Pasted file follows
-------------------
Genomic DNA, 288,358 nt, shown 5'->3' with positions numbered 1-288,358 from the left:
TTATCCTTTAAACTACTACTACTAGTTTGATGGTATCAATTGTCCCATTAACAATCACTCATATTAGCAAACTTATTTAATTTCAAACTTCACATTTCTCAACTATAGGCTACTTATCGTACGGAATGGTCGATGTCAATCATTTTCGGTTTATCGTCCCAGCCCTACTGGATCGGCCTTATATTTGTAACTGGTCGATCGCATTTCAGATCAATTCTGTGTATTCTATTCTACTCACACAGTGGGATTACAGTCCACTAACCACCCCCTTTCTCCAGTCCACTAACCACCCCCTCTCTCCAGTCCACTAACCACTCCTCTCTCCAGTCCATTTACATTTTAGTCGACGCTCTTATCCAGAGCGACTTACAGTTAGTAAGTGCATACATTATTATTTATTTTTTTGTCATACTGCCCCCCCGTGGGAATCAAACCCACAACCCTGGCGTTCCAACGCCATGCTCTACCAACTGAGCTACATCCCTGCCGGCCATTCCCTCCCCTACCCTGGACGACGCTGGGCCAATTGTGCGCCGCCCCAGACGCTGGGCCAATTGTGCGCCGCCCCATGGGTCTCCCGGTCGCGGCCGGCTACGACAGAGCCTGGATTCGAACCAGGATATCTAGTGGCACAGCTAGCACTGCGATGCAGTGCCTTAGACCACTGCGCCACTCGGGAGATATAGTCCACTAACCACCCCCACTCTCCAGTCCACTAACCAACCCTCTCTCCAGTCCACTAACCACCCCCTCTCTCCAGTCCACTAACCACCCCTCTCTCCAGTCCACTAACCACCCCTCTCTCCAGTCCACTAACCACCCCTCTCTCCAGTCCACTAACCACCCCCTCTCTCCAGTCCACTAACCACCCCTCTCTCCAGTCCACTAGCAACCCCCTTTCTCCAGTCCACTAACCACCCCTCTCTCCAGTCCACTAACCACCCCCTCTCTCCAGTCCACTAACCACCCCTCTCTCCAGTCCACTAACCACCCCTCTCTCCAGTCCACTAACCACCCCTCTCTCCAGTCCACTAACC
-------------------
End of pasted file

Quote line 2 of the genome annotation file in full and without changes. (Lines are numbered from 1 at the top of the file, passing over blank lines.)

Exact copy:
TTATCCTTTAAACTACTACTACTAGTTTGATGGTATCAATTGTCCCATTAACAATCACTCATATTAGCAAACTTATTTAATTTCAAACTTCACATTTCTCAACTATAGGCTACTTATCGTACGGAATGGTCGATGTCAATCATTTTCGGTTTATCGTCCCAGCCCTACTGGATCGGCCTTATATTTGTAACTGGTCGATCGCATTTCAGATCAATTCTGTGTATTCTATTCTACTCACACAGTGGGATTACAGTCCACTAACCACCCCCTTTCTCCAGTCCACTAACCACCCCCTCTCTCCAGTCCACTAACCACTCCTCTCTCCAGTCCATTTACATTTTAGTCGACGCTCTTATCCAGAGCGACTTACAGTTAGTAAGTGCATACATTATTATTTATTTTTTTGTCATACTGCCCCCCCGTGGGAATCAAACCCACAACCCTGGCGTTCCAACGCCATGCTCTACCAACTGAGCTACATCCCTGCCGGCCATTCCCTCCCCTACCCTGGACGACGCTGGGCCAATTGTGCGCCGCCCCAGACGCTGGGCCAATTGTGCGCCGCCCCATGGGTCTCCCGGTCGCGGCCGGCTACGACAGAGCCTGGATTCGAACCAGGATATCTAGTGGCACAGCTAGCACTGCGATGCAGTGCCTTAGACCACTGCGCCACTCGGGAGATATAGTCCACTAACCACCCCCACTCTCCAGTCCACTAACCAACCCTCTCTCCAGTCCACTAACCACCCCCTCTCTCCAGTCCACTAACCACCCCTCTCTCCAGTCCACTAACCACCCCTCTCTCCAGTCCACTAACCACCCCTCTCTCCAGTCCACTAACCACCCCCTCTCTCCAGTCCACTAACCACCCCTCTCTCCAGTCCACTAGCAACCCCCTTTCTCCAGTCCACTAACCACCCCTCTCTCCAGTCCACTAACCACCCCCTCTCTCCAGTCCACTAACCACCCCTCTCTCCAGTCCACTAACCACCCCTCTCTCCAGTCCACTAACCACCCCTCTCTCCAGTCCACTAACC